Philippines sets up “green lane” to ensure safe ship crew changes, travel of seafarers

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MANILA, July 2 (Xinhua) — The Philippines on Thursday signed the joint circular on the guidelines for the establishment of the Philippine green lane to facilitate the speedy and safe travel of its seafarers, including their safe and swift disembarkation and crew change amid the COVID-19 pandemic.

The Department of Foreign Affairs said the joint circular will serve as guide for seafarers, licensed manning agencies, shipping companies, airlines, and other entities involved in facilitating the travel of seafarers for purposes of crew change and repatriation during the COVID-19 pandemic.

It sets the minimum standards and process flows for each applicable scenario that all stakeholders should follow to facilitate the speedy and safe conduct of crew change and repatriation, the ministry added.

The Philippines is considered as the major supplier of maritime labor globally. According to government data, over 400,000 Filipino sailors serve on bulk carriers, container ships, oil, gas, chemical and other product tankers, general cargo ships, pure car carriers, cruise ships and tugboats around the world.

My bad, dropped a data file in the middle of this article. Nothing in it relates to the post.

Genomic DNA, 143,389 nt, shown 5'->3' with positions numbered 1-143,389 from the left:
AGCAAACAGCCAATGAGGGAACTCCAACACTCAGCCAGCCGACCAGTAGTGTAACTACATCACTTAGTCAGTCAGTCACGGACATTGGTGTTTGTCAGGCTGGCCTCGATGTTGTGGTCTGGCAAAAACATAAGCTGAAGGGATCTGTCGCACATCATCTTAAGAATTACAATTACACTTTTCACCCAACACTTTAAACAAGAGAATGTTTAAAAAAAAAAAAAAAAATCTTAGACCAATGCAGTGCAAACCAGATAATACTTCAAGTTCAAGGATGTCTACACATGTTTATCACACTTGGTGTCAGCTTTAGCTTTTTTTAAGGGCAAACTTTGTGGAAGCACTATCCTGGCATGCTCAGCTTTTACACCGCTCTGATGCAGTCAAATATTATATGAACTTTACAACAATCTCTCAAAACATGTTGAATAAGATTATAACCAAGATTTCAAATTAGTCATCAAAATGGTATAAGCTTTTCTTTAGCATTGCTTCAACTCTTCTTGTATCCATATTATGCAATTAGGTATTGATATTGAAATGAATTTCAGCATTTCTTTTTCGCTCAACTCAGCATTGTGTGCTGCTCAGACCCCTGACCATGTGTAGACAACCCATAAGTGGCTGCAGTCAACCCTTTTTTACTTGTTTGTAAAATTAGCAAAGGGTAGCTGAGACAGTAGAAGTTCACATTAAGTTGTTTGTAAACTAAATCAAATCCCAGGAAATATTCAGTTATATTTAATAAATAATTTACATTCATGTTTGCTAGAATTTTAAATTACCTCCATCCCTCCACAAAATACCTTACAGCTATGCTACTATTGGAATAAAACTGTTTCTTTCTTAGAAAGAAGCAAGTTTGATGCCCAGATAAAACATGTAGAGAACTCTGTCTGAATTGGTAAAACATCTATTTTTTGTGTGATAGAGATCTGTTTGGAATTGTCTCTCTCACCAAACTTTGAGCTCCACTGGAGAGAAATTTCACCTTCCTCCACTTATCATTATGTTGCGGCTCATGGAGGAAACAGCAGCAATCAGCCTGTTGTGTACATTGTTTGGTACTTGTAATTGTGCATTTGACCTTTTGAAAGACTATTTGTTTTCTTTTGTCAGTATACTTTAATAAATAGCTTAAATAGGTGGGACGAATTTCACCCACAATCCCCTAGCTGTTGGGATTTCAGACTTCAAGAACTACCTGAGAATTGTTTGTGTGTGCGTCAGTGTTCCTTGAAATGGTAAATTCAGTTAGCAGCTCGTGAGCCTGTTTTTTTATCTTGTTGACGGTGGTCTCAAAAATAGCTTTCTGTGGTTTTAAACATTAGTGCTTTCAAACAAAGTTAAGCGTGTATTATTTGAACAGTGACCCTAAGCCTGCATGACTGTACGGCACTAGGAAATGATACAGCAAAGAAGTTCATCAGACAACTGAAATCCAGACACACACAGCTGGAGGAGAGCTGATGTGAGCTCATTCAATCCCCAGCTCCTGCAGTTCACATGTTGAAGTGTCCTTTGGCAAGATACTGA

The Philippines came up with the framework in response to the request of the International Maritime Organization (IMO) for governments to keep shipping and supply chains open and grant special travel exemptions to seafarers in response to the COVID-19 pandemic.

In a circular letter issued on March 30, the IMO called on governments to designate professional seafarers and marine personnel, regardless of their nationalities, as “key workers” who provide an essential service.

Referring to the issue of crew changes, the IMO said professional seafarers and marine personnel should be granted any necessary and appropriate exemptions from national travel or movement restrictions to allow them to join or leave ships.

The IMO added that governments should permit professional seafarers and marine personnel to disembark ships in port and transit through their territory like an airport to allow crews to be changed and seafarers to be repatriated.

Robert Empedrad, head of the Maritime Industry Authority of the Department of Transportation, has said around 100,000 such ships carry almost 95 percent of the world trade. These ships are operated by close to 1.5 million seafarers; 378,000 of which are Filipinos, he added.

The pandemic has displaced thousands of overseas Filipino workers, including seafarers. As of June 17, the DFA said more than 60,000 overseas Filipinos, both sea-based and land-based, have been repatriated since February. Enditem

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